The law industry is a huge one, with an estimated $100 billion in annual gross revenue. Firms like Baker & Mackenzie, Skadden, Arps, Slate, Meagher & Flom LLP, and DLA Piper each hover around $2 billion in annual revenue, and the top 57 fi rms all have revenues exceeding $500 million annually.
So when The Wall Street Journal reported this week that a majority of the firms in the AmLaw 50 are misrepresenting their financial performance, according to sources referring to a report issued by the Citi Private Bank Law Firm Group, a Citi group unit, it is big numbers and big news.
More than 22 percent of the firms are overstating net income by 20 percent or more.
The article also reveals a spat between Citi and the American Lawyer magazine, publisher of the AmLaw 50, that reflects a complicated issue over financial performance reporting with some seriously competing interests, and more than a few skeletons in the closet for both the lender and the magazine.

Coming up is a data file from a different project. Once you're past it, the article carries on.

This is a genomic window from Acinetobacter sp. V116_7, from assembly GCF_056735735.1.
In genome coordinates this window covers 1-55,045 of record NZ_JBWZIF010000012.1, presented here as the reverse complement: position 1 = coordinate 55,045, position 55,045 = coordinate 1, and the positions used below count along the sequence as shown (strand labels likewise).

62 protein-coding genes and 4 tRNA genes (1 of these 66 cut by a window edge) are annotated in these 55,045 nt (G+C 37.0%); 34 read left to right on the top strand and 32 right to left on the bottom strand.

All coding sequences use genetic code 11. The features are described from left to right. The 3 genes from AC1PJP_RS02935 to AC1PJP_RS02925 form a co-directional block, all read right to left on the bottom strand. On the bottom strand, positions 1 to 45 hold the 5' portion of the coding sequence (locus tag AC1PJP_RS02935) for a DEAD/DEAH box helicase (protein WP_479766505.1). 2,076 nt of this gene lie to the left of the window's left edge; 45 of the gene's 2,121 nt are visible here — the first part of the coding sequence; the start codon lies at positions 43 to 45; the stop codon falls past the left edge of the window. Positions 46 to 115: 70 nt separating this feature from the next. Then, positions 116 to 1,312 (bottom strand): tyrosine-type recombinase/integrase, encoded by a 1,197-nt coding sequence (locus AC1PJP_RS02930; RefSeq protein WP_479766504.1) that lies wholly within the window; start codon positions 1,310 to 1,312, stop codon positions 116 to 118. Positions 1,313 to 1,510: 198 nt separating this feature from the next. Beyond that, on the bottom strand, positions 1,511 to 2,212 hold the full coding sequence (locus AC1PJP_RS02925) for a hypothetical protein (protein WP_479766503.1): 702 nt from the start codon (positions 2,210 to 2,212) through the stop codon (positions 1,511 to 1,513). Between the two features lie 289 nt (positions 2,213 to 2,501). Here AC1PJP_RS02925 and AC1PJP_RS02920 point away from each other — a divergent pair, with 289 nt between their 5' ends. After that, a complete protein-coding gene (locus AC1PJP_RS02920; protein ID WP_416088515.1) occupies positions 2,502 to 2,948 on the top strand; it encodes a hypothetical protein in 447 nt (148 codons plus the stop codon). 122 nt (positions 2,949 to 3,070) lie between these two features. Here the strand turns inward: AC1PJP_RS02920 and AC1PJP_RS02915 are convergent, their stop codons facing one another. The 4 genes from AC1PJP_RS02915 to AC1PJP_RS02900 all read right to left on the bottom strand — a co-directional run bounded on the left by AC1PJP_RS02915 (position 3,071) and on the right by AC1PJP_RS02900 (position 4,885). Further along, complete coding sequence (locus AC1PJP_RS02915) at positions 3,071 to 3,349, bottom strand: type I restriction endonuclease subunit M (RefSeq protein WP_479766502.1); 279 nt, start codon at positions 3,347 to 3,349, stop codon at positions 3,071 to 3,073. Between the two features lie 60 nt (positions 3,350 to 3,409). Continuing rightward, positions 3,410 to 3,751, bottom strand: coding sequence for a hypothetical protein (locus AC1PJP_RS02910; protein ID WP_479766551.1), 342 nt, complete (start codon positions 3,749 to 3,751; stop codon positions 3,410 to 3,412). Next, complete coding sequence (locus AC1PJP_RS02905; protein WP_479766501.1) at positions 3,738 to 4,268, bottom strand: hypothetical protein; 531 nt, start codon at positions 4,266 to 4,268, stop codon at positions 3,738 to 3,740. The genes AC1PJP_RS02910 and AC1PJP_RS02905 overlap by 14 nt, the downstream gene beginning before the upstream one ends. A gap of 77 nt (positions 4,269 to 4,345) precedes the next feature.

Of course, we cannot forget the law firms that fundamentally are called out for lying about their financial performance.
We must take note that neither of the players here are disputing or denying that the numbers supplied by a majority of law firms are wildly out of the realm of truth. Citi is allegedly saying more than half of the top 50 law firms in America are materially misstating their financial performance, and that American Lawyer’s numbers are misleading. American Lawyer is claiming
it’s not their fault, they just report the numbers firms have told them. What they have not said is, “and we have known for a long time they were misleading.”
(Reprinted with permission of the Daily Journal Corp. (2011).)
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